Someone asked me the other day whether or not I listen regularly to Desert Island Discs on Radio Four. I told her I don’t, and she asked why. All I could say was that quite often I am simply not sufficiently interested in the studio guests to hear about their lives or listen to their choice of music. Occasionally, when I tune in, someone’s life grips me, but not often. Last Friday morning, I forgot that the repeat of the previous Sunday’s programme was on, and thus it was that I found myself listening to the glottal stops of Tracey Emin discussing what she does for a living.
I don’t call it art. I’ve long felt there needs to be another name for the rubbish which the art establishment persists in calling modern or contemporary art. One day, of course, people will look at Emin’s unmade bed, tent and other detritus and laugh that generations of people could be so gullible as to pay for them or take them seriously. Tate Britain, it emerged, has an entire room dedicated to Emin’s silly bed. She is certainly self-obsessed. One of her videos pictures her riding across Margate beach; another is about why she never became a dancer. Some watercolours she exhibited along with her usual tripe were of Emin sitting in the bath.
Sue Lawley asked her if she would have achieved fame if she’d stuck to her watercolours. ‘We don’t know, do we?’ she replied. I think she probably does because she added, ‘To get some kind of notoriety or some kind of credit or fame, then you have to make a seminal piece of work. You have to change the face of what people understand as art.’ She had done that, she went on, with the unmade bed and the tent. I gloomily thought, not for the first time, that, in this dispiriting age of Emin, Hirst, television celebrities and the rest of the dismal crowd, the shallowness of life here will only increase.
Glancing through the letters and emails I’ve received over the year, I find that pronunciation and accents on the radio still trouble Spectator readers, which is encouraging. A Scottish reader, Gordon McNeill from Queensferry, seems to suggest that those who use Received Pronunciation — which everyone can readily understand — are dying out. He found what he called ‘Estuarine’ easier on the ear than ‘the braying and squawking of home counties’ speakers’. In the unlikely event that you hear any braying on Radio Four (such voices are normally banned), it will be emanating from an endangered species which somehow managed to slip past security guards and reach a radio studio. He thought the problem was less to do with accents than with social engineering — a ‘mellifluous speaking voice was a minor consideration when it should be of central importance in a radio or television announcer’, he said. I must say some accents almost make me jump when I hear them.
Other readers were puzzled by the hard ‘a’ used by speakers who are clearly not from the north of England. It jars and is clearly being used, as John Kirby suggested in an email, as ‘pernicious inverted snobbery’. Going from memory, I read a newspaper report in which Richard Sambrook, the former director of BBC news, admitted that it was deliberate policy. It does sound odd in voices that are clearly southern English.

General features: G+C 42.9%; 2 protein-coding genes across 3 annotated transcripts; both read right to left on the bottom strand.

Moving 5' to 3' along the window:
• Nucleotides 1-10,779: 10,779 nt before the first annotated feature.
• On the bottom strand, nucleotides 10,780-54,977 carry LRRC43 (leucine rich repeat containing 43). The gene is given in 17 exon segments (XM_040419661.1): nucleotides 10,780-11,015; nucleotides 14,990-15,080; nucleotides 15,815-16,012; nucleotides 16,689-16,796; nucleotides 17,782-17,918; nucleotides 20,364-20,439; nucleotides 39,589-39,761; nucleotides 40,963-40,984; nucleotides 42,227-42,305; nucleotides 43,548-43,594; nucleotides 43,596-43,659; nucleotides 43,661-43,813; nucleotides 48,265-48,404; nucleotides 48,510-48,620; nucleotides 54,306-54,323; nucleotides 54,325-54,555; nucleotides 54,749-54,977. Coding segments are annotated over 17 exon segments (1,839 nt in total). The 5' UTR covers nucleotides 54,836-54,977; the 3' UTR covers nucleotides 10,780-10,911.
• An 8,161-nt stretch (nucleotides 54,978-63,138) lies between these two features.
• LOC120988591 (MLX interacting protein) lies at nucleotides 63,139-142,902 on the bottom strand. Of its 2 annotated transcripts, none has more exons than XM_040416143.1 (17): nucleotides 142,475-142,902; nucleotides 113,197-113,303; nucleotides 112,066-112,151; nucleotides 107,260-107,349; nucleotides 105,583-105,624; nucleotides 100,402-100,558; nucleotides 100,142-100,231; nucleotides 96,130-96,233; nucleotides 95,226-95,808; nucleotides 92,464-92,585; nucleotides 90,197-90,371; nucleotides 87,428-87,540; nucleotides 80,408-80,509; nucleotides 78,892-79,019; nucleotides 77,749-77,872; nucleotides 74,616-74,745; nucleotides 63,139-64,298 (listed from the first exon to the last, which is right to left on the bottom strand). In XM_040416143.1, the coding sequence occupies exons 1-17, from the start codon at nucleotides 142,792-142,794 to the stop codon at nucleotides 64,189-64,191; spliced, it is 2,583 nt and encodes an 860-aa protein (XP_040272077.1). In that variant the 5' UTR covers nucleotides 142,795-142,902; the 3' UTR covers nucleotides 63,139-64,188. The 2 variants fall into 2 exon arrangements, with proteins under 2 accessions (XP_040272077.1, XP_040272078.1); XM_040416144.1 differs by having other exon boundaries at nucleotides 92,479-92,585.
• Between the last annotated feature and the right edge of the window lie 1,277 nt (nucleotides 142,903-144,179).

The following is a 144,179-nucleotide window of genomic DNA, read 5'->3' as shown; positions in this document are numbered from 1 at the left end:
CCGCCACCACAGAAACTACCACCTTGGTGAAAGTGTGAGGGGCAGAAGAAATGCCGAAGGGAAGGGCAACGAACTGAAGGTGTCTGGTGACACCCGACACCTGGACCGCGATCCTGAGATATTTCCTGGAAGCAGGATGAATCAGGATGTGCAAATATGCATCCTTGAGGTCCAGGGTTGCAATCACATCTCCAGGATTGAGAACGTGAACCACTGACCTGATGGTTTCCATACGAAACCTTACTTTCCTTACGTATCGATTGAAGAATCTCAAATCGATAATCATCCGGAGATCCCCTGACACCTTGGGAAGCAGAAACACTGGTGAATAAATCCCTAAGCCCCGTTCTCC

The strange piece of reporting by a BBC correspondent Barbara Plett on the departure of the ill Yasser Arafat to France annoyed some readers. In her From Our Own Correspondent report on Radio Four, she said, ‘When the helicopter carrying the frail old man rose above his ruined compound I started to cry without warning.’ The BBC received many complaints about this and at first airily brushed them aside. Later, when it had time to reflect, it accepted that, in the words of the new director of news, Helen Boaden, the weeping aspect of the report was misjudged. She told Feedback on Radio Four last month that Plett had given the impression of identifying with Arafat’s cause.
No one should be surprised at this. I don’t know about Plett, but something happens to Middle East correspondents. They become anti-Israeli and, if they’re not Arabists before their visit to the region, they usually turn into supporters of Arab regimes. Quite why they favoured a man such as Arafat, who robbed his people and prevented peace between Palestinians and Israel, is beyond my comprehension. Even some Spectator readers are anti-American, as I discovered when I reviewed Age of Empire on the World Service last March. I wrote that in my view the United States wasn’t an empire. A reader on the Isle of Wight, who wished to be nameless, pointed out how America had incorporated neighbouring countries into its union and that George Washington, in his farewell address, referred to the ‘American empire’. That might have been the case at the time, but it’s certainly no longer applicable. Thank you for your correspondence and emails, too numerous to mention here.